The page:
2017’s science budget goes up, but the money buys less
On paper, South Africa’s science and technology budget continues to edge up. On Wednesday, finance minister Pravin Gordhan delivered his national budget to Parliament, sharing out the country’s R1.56-trillion.
The department of science and technology’s budget’s looks set to continue to increase: From R7,44-billion in 2015-16, and R7,43-billion in 2016-17, it will be hitting R7,56-billion in 2017-18. Going further, the projected spend for 2018-19 is R7.92-billion and for 2019-20 R8.19-billion. This is far from the 1.5% of gross domestic product spent on research and development that the government is targeting (and has been targeting for a number of years now). But in an environment of high poverty and multiple demands on the state fiscus, any increase at all is — quite frankly — a miracle.
But when looked at in the context of previous budget reviews, the latest figures paint a different picture:
What this shows is a budget that, while increasing or remaining stable, has actually been revised down. These figures are taken from the 2015, 2016 and 2017 budget reviews.
Additional bad news for the science community is that this money does not buy what it used to: Consumer Price Inflation is expected to range between 4.6% and 6.4% for this period. To keep up with inflation, the department would need at least an additional R300-million (R480-million if inflation is high) each year just to keep up. According to the budget numbers, money for science and technology is not increasing in real terms.
Another major obstacle for research funding in South Africa is our weak currency: these new numbers do not take currency volatility into consideration. Luckily the currency has strengthened slightly (this time last year, the currency was in the middle of a beautifully executed dive off the high-diving board and research institutions were feeling the pain of it). But the reality is that local researchers struggle to compete internationally when journals are priced in pounds, dollars and Euros, as is most scientific equipment.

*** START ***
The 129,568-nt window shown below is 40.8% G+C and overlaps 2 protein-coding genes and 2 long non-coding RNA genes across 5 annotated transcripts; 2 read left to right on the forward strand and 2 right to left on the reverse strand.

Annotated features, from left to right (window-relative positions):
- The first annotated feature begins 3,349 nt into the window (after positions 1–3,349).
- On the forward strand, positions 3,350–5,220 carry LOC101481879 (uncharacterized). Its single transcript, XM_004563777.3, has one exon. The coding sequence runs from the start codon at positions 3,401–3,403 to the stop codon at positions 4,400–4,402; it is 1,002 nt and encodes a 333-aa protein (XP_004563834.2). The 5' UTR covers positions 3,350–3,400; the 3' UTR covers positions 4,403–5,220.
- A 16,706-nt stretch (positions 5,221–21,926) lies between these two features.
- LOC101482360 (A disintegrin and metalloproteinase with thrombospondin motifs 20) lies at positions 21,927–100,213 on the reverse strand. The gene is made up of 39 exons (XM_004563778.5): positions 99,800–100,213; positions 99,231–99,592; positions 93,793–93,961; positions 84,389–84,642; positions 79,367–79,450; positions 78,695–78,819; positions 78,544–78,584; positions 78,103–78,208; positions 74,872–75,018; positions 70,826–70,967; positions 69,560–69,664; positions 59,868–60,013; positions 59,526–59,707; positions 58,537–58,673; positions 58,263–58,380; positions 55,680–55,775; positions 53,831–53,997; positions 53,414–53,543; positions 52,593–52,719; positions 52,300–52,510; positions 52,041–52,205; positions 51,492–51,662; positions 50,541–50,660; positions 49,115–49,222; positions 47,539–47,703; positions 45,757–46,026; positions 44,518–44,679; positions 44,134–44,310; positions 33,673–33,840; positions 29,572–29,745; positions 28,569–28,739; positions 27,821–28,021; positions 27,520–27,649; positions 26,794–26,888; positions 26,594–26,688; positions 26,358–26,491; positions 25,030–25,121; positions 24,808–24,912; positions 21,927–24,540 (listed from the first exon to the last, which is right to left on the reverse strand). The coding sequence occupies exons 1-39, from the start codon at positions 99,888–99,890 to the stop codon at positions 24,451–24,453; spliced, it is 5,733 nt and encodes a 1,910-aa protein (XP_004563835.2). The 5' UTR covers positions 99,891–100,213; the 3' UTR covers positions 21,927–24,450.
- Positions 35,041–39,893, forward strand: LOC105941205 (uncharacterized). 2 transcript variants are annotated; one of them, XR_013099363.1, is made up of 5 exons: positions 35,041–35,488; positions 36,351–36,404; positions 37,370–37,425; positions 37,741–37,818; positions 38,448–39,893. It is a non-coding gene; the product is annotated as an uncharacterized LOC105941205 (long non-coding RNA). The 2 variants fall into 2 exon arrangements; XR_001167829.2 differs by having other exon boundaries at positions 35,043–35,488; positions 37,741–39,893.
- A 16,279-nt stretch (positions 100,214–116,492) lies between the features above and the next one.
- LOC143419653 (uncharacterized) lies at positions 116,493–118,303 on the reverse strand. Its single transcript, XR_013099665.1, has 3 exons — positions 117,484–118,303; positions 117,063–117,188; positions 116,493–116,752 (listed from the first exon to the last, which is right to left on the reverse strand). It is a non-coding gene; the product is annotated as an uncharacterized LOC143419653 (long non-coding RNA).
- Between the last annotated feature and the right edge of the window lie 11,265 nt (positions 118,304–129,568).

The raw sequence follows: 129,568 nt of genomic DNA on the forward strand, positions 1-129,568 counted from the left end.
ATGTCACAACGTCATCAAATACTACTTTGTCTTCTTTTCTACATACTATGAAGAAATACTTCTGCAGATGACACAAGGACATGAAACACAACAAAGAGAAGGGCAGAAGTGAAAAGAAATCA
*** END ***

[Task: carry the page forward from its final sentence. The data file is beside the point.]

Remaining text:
Maybe this will be the year when business, recognising that government can no longer push the R&D agenda, will return more whole-heartedly to the research table. South Africa’s R&D spend is quite singular in that government is the largest spender on research and development, having overtaken business a few years ago. In most countries, business drives R&D and innovation. Gordhan mentioned in his speech that the department of science and technology’s R&D tax incentive (which gives companies tax breaks for doing R&D in South Africa) brought in R30-billion between 2006 and 2016. Relatively speaking, that is not a lot of money. But allegedly the number of businesses involved in the incentive scheme is increasing.
While these numbers in context show that spending on science and technology is actually declining, the bright side is that the science budget did not get cut. And with gross domestic product growth of 0.5% last year (which is expected to rise to 1.3% this year and to 2% in 2018), that really is a bright side: science, technology and research — often considered “nice to have’s” — are usually where cash-strapped governments look to cut the fat.